I don't have a deeply studied comprehension of the value form concept, but I think of it as the locus of collective psychology, the core dynamical agent that dictates how members of a social group intersect as they relate. Labor has been a centerpiece of "economy" - the production and trading of goods - since prehistory, and Marx of course considered work a concept that is key to understanding the evolution of social structures which he discerned as forming around it in a dialectical pattern (reciprocally parallel influences), all suffused with the material conditions of human life, in essence products and institutions generated by economies. So the value form is like a mutative core of society, and dialectical materialism is socioeconomic evolution. Probably much more nuance than that, but the basic idea.

    According to this account, information is the value form of the 21st century because it is replacing labor as the locus of collective psychology. Paperwork, electronic interfaces, media generally are interposed into almost every civic interaction, changing the way we think, the way we act in many spheres, our ethics, our image of the world, what it is possible for us to do economically. Labor is being pushed away from the center of the evolutionary dialectic while information takes its place as the mutative core, the prime driver of socioeconomic change.

    The Nietzschean would theorize this as memetic evolution, a culturally subterranean transformation, Freud as an outcome of unconscious drives, Foucault as a possible reconfiguring rupture in the episteme, all kinds of major thinkers might have a different conceptual framework within which to analyze, but it seems apparent that something must be added to Marxist thought if the connections of this dynamic with the past and future are to be explained.

    In essence, I think the transition from art to media to information technology has to be subsumed by the Marxist narrative in order for this perspective to theorize where the Information Age is heading.
  • Crypto-Currency, Robotics & Marx: First Impressions
    I do see how money can be made from machines, but they don’t generate value to us in and for themselves. Thus it sounds like both you and I have an idea of this as something of an eventual dead-end as far as capitalism is concerned if that’s not taking too many liberties.

    This is limiting our sight to primarily those technologies whose general purpose is to reduce or eliminate some section of the working class. It makes me wonder why there exists this impulse to destroy certain jobs.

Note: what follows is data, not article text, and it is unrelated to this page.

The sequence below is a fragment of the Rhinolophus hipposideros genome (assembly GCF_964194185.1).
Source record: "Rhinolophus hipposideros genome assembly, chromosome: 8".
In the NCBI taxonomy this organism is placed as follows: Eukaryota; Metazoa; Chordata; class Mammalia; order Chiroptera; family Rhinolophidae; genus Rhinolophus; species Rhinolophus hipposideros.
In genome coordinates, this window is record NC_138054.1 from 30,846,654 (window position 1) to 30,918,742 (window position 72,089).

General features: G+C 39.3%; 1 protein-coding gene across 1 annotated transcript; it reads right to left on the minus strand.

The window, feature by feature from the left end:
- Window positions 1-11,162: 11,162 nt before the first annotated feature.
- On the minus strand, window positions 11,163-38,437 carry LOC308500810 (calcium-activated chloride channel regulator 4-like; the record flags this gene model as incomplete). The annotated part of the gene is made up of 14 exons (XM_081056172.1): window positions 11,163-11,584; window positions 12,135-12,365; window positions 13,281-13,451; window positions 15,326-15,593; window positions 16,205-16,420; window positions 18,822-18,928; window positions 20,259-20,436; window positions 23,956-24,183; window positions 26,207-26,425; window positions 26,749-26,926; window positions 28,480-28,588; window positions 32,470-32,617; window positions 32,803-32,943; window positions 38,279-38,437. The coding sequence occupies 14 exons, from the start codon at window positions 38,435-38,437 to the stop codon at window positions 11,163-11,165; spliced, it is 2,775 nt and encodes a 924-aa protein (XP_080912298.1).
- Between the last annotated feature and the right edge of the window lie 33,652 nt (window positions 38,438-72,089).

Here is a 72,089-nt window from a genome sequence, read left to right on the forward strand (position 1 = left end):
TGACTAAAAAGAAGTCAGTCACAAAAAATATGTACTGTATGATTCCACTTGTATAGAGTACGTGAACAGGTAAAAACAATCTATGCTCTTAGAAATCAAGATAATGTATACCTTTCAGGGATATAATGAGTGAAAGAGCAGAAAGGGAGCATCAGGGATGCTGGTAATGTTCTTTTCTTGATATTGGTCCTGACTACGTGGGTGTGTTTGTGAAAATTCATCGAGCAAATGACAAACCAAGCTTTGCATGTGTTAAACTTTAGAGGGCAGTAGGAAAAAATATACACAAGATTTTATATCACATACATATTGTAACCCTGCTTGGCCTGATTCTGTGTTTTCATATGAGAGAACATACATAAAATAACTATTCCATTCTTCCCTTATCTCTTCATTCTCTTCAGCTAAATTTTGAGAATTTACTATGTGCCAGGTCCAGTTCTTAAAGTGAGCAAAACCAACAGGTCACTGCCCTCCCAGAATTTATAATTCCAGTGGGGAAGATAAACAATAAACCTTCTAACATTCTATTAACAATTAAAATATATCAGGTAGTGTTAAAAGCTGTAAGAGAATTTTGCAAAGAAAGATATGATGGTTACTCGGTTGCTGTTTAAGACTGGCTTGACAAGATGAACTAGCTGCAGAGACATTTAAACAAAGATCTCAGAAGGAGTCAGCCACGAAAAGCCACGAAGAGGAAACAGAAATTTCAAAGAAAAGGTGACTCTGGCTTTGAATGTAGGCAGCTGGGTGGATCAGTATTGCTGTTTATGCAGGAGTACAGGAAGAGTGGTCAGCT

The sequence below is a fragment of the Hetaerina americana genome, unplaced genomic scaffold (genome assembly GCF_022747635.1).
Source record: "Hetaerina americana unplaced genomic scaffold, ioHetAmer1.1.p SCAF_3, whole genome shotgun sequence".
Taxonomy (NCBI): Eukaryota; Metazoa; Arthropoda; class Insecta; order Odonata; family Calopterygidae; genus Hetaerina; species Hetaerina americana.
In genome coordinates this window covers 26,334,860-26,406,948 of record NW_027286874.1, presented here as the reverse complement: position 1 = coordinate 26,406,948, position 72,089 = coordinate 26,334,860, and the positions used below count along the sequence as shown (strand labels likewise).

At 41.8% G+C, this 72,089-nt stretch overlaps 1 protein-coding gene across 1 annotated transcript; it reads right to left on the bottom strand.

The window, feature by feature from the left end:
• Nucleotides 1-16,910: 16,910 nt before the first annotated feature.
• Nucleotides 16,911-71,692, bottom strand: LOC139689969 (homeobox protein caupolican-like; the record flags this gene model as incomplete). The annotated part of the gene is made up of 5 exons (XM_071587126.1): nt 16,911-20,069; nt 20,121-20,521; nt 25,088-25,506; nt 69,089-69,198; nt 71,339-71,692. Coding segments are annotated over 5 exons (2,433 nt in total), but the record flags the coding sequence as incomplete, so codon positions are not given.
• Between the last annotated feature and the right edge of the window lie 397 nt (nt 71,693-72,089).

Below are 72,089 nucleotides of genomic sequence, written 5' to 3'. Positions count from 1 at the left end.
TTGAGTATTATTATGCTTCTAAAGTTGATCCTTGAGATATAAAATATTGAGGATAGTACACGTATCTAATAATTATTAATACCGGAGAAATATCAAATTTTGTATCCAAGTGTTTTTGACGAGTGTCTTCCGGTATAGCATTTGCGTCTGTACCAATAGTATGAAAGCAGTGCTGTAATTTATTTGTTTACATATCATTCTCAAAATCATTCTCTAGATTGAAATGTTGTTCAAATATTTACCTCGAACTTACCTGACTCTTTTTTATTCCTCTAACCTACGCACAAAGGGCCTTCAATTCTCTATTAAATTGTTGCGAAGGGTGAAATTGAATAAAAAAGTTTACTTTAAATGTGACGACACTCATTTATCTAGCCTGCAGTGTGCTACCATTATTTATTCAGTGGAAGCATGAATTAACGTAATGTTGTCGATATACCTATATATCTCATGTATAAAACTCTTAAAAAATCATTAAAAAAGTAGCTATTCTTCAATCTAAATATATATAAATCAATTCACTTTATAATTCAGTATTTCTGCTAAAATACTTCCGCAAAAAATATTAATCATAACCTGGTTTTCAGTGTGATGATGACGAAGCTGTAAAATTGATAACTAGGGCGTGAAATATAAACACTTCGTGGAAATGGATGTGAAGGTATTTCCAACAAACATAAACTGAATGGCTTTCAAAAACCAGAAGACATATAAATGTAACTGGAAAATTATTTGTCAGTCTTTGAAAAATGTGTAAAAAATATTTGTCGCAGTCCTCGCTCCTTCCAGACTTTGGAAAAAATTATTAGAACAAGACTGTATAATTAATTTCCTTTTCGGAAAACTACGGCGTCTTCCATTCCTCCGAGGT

It's not the machines utilized in making money that are changing society, it's how every transaction or social interaction is encoded as information in order to be processed, worked with, so that civilization revolves around the psychology of information that you aptly summarized. Perhaps it is a case where economic value loses some of its natural psychological value, so that business is divorced of meaning. Without the meaning that labor as value form attaches to economy, atrocious events can take place, such as rapidly driving the majority of jobs out of existence without reconstituting social organization so that citizens can live securely while lacking employment.

    Hypothetically, freeing a large segment of the population from coerced work could result in self-empowered actualization of the human race, but instead dialectical materialism runs its course absent much rational intervention by humans and the system changes as usual through arational upheavals, which are becoming more difficult (but perhaps not impossible) to navigate as even well-educated intellectual capabilities are stretched to the limit while we struggle to theorize these developments. Perhaps if we recognize and seek to understand it we can change it.
  • Crypto-Currency, Robotics & Marx: First Impressions
    Could you go into a little more detail about from where you are drawing their equivalency?kudos

    The lack of equivalency is exactly what I would focus on: information is a completely new core of culture that is displacing (not blending with) human work as the source of economic and social leverage.

    So like you say, the value form as information becomes characterized by skepticism about the social contract, instability, impersonality, subjectivity, basically the postmodern perspective. Rather than being of huge influence, perhaps the seminal postmodernists were way ahead of their time.